<disease>

<neurology> The paroxysmal transient disturbances of brain function that may be manifested as episodic impairment or loss of consciousness, abnormal motor phenomena, psychic or sensory disturbances or perturbation of the autonomic nervous system.

Symptoms are due to paroxysmal disturbance of the electrical activity of the brain. On the basis of origin, epilepsy is idiopathic (cryptogenic, essential, genetic) or symptomatic (acquired, organic). On the basis of clinical and electroencephalographic phenomenon, four subdivisions are recognised:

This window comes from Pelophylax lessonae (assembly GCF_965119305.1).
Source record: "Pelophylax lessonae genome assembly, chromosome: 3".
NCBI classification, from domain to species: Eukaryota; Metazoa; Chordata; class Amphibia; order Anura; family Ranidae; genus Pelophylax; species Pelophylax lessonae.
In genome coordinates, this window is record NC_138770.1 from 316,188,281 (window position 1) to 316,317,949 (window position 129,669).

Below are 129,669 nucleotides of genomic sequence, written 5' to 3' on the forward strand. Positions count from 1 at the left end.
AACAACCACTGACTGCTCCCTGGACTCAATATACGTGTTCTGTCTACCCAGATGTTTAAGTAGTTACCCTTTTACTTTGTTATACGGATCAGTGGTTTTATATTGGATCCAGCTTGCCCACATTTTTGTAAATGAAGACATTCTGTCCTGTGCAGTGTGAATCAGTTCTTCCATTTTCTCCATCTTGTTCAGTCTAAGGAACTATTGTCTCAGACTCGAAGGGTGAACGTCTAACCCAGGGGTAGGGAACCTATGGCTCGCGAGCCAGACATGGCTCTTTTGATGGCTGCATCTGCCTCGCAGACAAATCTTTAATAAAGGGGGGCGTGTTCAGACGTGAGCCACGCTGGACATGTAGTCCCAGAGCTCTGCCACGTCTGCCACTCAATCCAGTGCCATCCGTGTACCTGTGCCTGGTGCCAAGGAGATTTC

1. Grand mal epilepsy (major epilepsy, haut mal epilepsy) subgroups: generalised, focal (localised), jacksonian (rolandic)

2. Petit mal epilepsy

3. Psychomotor epilepsy (temporal lobe epilepsy, psychic, psychic equivalent or variant) subgroups: psychomotor proper (tonic with adversive or torsion movements or masticatory phenomena), automatic (with amnesia) and sensory (hallucinations or dream states or dj. Vu)

4. Autonomic epilepsy (diencephalic), with flushing, pallor, tachycardia, hypertension, perspiration or other visceral symptoms.

Synonyms: epilepsia.

Origin: Gr. Epilepsia = seizure

(14 May 1997)